EGU General Assembly 2023
© Author(s) 2023. This work is distributed under
the Creative Commons Attribution 4.0 License.

Effects of multiple climate change factors and their seasonal variation on the soil microbial community and its functions

Alberto Canarini1 and the ClimGrass*
Alberto Canarini and the ClimGrass
  • 1University of Vienna, Centre for Microbiology and Environmental Systems Science, Vienna, Austria (
  • *A full list of authors appears at the end of the abstract

The rise in atmospheric CO2 concentrations, and the associated increase in global warming and likelihood of severe droughts, is altering terrestrial carbon (C) and nutrient cycling, with potential feedback to climate change. Soil microbial communities and their functioning represent a major research area in this context. Microbes regulate important biogeochemical functions, including C fluxes between the biosphere and atmosphere and the availability of essential nutrients for plant growth, such as nitrogen (N) and phosphorous (P). Thus, improving our ability to quantify microbial responses to climate change is of utmost importance. While each climate change factor has been widely studied individually, it was shown that their combined effect is difficult to predict from the simple knowledge of each single factor.

In 2013, a climate change experiment (“ClimGrass”) was set up on a montane grassland in Austria, with the aim to assess the potential interaction of multiple climate change factors (warming, elevated CO2 and drought) on the functioning of managed grasslands. The experimental design followed a response surface model approach for warming and elevated CO2, with each factor having two levels of increase above ambient (+1.5 and +3°C for warming and +150 and +300ppm for elevated CO2). Drought was nested on this experimental design within a subset of treatments and implemented in multiple years. This design, combined with multiple harvests across seasons and years, allowed us to test the potential for interactive, non-linear and seasonal effects of multiple climate change factors.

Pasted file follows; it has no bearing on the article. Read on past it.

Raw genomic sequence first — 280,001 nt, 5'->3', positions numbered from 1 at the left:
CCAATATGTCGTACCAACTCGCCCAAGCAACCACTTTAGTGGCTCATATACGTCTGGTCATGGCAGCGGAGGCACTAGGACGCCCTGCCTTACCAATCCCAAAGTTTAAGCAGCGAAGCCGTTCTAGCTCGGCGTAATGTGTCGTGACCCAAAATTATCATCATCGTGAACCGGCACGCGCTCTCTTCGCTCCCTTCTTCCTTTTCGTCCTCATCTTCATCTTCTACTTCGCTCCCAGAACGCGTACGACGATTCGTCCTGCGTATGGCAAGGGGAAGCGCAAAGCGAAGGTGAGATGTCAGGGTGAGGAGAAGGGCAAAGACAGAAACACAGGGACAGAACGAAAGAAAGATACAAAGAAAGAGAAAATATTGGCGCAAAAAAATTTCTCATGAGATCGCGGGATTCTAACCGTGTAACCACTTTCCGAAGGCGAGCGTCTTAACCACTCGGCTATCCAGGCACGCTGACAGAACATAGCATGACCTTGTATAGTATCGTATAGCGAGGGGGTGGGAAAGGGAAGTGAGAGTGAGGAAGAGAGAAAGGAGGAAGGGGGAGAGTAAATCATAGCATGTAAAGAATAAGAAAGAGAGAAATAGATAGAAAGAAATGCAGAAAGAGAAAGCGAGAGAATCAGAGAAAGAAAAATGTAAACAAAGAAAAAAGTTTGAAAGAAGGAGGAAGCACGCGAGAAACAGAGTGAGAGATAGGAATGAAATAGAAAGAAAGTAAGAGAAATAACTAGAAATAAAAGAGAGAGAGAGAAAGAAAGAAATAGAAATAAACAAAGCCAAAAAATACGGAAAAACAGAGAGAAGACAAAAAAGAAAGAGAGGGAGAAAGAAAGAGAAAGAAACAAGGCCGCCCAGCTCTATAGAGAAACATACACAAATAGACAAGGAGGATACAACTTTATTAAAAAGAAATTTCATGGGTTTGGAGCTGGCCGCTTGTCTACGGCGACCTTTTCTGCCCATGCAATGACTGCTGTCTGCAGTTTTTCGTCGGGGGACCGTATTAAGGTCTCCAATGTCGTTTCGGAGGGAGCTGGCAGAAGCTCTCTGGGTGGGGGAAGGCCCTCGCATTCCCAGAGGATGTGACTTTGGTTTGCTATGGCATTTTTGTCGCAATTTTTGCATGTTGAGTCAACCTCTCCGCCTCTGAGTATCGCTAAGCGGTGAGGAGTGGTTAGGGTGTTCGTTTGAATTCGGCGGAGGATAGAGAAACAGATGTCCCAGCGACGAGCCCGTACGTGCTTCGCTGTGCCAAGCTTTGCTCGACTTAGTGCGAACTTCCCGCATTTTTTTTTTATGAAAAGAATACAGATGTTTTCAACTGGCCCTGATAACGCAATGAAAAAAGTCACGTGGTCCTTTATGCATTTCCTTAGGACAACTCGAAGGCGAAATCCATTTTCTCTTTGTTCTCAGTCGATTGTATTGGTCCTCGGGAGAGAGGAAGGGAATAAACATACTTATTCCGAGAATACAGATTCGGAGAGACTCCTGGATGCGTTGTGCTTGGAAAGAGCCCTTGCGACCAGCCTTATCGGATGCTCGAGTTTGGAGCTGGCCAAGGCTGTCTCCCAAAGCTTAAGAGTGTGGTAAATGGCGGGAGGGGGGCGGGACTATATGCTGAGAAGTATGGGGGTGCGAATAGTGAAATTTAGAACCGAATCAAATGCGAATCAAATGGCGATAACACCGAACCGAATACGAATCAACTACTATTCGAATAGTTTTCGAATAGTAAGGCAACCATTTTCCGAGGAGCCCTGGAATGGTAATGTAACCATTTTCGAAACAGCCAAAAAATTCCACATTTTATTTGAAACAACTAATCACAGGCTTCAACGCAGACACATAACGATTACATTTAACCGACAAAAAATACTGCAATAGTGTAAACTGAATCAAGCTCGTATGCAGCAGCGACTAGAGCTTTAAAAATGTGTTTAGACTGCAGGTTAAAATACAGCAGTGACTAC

Across multiple years and seasons, we analyzed parameters related to soil microbial communities and their functions in relation to the biogeochemical cycles of C, N and P. By using a large range of approaches, from in situ stable isotope labelling to the analyses of functional genes, we covered different aspects related to the cycling and stability of C in soil and to major processes involved in nutrient cycling.

In this talk, I will provide an overview of the multiple experiments carried out in ClimGrass. I will show that combined elevated CO2 and warming can have minor but important interactive and non-linear responses that cannot be predicted by studying each factor individually. Seasonality represents a major mediator of climate change effects on important microbial functions, an aspect that is often overlooked. I will also focus on the response of soil microbial communities to drought and the implications of combined warming and elevated CO2 treatments.


Alberto Canarini (1), Wolfgang Wanek (1), Joana Séneca (1), Eva Simon (1), Ivana Bogdanovic (1), Lucia Fuchslueger (1), Jörg Schnecker (1), Moritz Mohrlok (1), Tania L. Maxwell (1, 2), Hans-Peter Piepho (3), Margarete Watzka (1), Theresa Böckle (1), Victoria Martin (1), Lisa Noll (1), Judith Prommer (1), Aoife Cantwell-Jones (1,4), Hannes Schmidt (1), Christina Kaiser (1), Petra Pjevac (1), Craig W. Herbold (1), Marlies Dietrich (1), Michael Wagner (1), Kathiravan Meeran (5), Johannes Ingrisch (5), David Reinthaler (5), Lena Müller (5), Erich M. Pötsch (6), Andreas Schaumberger (6), Michael Bahn (5), Andreas Richter (1)

How to cite: Canarini, A. and the ClimGrass: Effects of multiple climate change factors and their seasonal variation on the soil microbial community and its functions, EGU General Assembly 2023, Vienna, Austria, 24–28 Apr 2023, EGU23-13067,, 2023.